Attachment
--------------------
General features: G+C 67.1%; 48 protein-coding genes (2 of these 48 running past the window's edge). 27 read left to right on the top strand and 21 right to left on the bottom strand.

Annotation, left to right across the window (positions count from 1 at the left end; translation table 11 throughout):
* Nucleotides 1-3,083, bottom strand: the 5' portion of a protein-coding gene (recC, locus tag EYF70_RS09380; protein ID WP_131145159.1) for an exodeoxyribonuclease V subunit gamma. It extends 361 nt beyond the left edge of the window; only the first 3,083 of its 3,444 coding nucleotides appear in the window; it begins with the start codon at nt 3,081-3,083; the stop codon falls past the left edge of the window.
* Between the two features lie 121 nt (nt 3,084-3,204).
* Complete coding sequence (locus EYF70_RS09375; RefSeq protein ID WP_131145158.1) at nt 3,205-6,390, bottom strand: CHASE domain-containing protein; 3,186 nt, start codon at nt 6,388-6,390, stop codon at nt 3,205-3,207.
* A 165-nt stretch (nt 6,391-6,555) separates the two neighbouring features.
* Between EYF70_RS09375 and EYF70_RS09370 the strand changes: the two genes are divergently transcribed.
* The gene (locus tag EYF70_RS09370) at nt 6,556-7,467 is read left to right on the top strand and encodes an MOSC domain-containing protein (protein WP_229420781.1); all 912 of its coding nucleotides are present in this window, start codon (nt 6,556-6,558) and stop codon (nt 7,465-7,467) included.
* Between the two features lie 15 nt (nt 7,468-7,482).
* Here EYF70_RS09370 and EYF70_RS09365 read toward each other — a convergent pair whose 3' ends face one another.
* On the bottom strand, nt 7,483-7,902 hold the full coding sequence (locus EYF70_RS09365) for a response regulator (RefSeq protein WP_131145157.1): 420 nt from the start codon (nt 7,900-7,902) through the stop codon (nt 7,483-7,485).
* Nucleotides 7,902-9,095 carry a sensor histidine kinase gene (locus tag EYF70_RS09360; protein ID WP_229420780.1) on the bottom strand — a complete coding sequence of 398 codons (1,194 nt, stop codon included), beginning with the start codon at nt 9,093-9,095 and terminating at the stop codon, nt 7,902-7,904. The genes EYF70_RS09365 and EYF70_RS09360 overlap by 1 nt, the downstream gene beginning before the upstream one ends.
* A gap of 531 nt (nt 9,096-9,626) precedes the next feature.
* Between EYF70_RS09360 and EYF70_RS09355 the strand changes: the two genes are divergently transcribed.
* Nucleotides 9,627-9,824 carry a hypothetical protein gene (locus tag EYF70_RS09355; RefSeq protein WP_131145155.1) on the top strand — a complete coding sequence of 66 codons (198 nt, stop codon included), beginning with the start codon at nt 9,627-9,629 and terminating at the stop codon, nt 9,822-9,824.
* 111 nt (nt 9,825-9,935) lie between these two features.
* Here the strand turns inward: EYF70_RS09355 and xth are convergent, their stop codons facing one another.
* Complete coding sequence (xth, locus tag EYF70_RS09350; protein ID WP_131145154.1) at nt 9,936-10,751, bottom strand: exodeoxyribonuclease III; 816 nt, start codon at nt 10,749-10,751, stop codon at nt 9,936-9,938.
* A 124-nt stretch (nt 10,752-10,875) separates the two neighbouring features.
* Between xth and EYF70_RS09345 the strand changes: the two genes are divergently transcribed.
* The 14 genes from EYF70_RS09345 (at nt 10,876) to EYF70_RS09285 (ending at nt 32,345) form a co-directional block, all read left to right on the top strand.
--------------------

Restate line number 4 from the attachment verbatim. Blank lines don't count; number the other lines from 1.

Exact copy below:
* Between the two features lie 121 nt (nt 3,084-3,204).